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Wide Frequency Range Superheterodyne Receiver Design and Simulation

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Wide Frequency Range Superheterodyne Receiver Design and Simulation

Hsieh, Chen-Yu (2011) Wide Frequency Range Superheterodyne Receiver Design and Simulation. Masters thesis, Concordia University.

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Abstract

The receiver is the backbone of modern communication devices. The primary purpose of a reliable receiver is to recover the desired signal from a wide spectrum of transmitted sources. A general radio receiver usually consists of two parts, the radio frequency (RF) front-end and the demodulator. RF front-end receiver is roughly defined as the entire segment until the analog-to-digital converter (ADC) placed before digital demodulation. Theoretically, a radio receiver must be able to accommodate several tradeoffs such as spectral efficiency, low noise figure (NF), low power consumption, and high power gain. The superheterodyne receiver consisting of double downconversion can well balance the tradeoffs required for the receiver design.
In this thesis, the RF front-end superheterodyne receiver design and implementation is presented. Instead of fixed radio frequency of system-on-chip (SOC) design which has been a popular research topic, a radio receiver operating in the wide frequency range of roughly 2.53 GHz to 2.83 GHz located in IEEE S-band is considered. The wide frequency range receiver is suitable for applications like Direct-to-Home satellite television systems, which allocates from 2.5 GHz to 2.7 GHz. This thesis is focusing on the off-chip receiver design for the objectives of processing a wider frequency band while providing high linearity and power gain. The important active devices in a receiver which are low noise amplifiers (LNA), power amplifiers (PA), and mixers are designed and implemented. In this work, the two-stage LNA designed provides low NF and good input standing wave ratio (VSWR). The class-A PA is designed utilizing the load-pull method for maximum power transfer and highest possible power added efficiency (PAE). The mixer design adopts the double balance fully differentially (Gilbert) topology which is ideal for low port feedthrough, intermodulation distortion, and moderate conversion gain.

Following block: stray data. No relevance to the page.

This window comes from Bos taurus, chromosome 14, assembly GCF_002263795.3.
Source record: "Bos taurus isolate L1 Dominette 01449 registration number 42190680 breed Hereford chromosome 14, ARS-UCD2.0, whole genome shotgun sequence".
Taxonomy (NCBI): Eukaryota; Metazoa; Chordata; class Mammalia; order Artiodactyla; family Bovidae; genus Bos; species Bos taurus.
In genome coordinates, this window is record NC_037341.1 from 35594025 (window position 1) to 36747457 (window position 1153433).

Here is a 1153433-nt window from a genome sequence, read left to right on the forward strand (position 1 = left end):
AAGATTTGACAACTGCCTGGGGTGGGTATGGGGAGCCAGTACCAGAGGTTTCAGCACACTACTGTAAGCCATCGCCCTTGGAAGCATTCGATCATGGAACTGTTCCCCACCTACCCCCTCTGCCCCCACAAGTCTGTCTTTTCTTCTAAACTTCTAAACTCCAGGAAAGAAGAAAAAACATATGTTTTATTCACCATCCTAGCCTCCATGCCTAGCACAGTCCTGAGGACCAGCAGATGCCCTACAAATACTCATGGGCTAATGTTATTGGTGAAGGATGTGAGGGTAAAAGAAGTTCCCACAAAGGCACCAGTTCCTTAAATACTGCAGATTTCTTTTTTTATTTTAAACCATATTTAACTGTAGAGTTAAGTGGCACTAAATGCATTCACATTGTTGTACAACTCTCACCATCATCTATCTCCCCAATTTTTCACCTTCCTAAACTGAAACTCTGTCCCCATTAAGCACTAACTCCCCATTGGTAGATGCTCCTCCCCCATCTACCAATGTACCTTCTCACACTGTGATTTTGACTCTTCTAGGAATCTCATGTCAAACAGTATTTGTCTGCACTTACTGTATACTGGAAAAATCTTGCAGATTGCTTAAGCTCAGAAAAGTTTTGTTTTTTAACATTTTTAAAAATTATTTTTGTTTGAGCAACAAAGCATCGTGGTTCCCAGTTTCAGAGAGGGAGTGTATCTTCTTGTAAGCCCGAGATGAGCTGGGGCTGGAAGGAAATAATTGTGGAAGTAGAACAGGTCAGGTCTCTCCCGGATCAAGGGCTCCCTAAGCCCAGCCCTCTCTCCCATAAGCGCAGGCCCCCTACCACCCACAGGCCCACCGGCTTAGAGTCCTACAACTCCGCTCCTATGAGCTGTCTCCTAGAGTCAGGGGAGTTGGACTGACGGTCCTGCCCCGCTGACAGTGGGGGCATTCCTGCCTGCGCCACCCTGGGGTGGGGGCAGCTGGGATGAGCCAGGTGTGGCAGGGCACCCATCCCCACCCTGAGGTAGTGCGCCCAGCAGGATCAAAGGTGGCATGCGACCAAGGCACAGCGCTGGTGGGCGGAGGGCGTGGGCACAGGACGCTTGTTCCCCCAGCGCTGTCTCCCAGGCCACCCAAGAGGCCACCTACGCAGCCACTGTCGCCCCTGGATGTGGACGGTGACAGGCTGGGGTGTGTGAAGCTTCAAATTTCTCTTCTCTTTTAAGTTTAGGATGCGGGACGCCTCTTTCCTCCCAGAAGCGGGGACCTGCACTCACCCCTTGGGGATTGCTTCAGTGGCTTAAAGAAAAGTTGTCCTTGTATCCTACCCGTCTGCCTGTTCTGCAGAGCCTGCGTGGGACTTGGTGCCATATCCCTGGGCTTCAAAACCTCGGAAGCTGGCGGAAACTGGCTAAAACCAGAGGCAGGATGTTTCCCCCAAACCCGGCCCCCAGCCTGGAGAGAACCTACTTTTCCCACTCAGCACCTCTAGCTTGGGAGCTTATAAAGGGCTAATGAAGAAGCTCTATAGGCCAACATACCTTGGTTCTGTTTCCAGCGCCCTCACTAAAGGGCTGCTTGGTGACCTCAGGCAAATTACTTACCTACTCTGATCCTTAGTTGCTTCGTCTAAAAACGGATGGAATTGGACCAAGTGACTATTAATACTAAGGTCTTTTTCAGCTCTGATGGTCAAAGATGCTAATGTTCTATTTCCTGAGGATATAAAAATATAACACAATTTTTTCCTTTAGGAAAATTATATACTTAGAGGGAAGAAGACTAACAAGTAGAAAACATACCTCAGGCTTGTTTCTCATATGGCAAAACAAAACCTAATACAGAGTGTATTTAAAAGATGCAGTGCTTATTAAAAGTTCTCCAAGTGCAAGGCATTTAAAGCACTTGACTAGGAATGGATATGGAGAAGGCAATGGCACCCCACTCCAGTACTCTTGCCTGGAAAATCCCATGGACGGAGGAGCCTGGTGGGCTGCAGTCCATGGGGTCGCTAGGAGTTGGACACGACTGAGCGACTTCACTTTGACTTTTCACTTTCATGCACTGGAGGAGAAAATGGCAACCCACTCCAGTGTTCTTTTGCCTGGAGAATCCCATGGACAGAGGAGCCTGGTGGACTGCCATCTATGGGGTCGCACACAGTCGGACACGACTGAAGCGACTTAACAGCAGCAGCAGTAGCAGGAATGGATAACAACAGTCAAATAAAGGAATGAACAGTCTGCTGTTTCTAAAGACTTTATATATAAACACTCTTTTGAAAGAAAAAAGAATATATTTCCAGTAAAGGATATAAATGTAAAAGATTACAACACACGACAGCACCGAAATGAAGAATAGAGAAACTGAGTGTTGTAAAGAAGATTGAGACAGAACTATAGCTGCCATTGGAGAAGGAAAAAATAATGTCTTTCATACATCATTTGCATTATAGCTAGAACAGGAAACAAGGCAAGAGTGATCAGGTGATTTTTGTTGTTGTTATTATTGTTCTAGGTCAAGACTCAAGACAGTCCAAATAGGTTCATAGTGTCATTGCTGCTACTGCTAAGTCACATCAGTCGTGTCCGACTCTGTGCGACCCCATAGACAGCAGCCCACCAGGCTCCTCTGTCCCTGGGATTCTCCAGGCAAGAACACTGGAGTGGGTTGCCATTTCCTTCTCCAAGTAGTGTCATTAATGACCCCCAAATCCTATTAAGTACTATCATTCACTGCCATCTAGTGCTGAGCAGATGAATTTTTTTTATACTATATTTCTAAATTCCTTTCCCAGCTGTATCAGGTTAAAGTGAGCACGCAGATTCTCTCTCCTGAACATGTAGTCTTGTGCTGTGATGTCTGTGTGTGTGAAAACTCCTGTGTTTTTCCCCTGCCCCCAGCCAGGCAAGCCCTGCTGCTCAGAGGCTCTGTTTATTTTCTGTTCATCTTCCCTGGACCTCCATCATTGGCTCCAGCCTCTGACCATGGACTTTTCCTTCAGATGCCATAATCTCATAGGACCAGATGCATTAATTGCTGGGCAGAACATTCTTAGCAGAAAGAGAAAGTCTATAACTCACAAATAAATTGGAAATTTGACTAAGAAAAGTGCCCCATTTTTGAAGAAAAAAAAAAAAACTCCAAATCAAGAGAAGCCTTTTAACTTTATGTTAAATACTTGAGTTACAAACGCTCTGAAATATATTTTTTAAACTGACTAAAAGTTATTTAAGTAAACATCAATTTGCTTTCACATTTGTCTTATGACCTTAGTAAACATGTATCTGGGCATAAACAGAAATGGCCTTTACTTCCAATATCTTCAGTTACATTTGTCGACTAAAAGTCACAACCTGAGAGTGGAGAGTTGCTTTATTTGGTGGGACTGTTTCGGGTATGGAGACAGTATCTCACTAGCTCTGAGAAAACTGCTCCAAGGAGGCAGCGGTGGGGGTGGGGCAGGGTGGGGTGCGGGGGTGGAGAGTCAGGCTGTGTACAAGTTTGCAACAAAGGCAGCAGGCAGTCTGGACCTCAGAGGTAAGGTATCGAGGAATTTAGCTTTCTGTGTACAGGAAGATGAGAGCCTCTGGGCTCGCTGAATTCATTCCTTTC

The self-built active devices (e.g. amplifiers and mixers) and band-pass filters (BPF) provided by Agilent EEsof Advance System Design (ADS) are combined into a double downconversion RF front-end receiver. The receiver sensitivity and selectivity is assessed and tabulated. Also, the operation in the wide frequency range of roughly 2.53 GHz to 2.83 GHz with the last intermediate frequency (IF) of 20 MHz is verified.

Divisions:Concordia University > Faculty of Engineering and Computer Science > Electrical and Computer Engineering
Item Type:Thesis (Masters)
Authors:Hsieh, Chen-Yu
Institution:Concordia University
Degree Name:M.A. Sc.
Program:Electrical and Computer Engineering
Date:01 May 2011
Thesis Supervisor(s):Shayan, Yousef R.
ID Code:7121
Deposited By:CHEN-YU HSIEH
Deposited On:08 Jun 2011 14:35
Last Modified:09 Nov 2012 20:06
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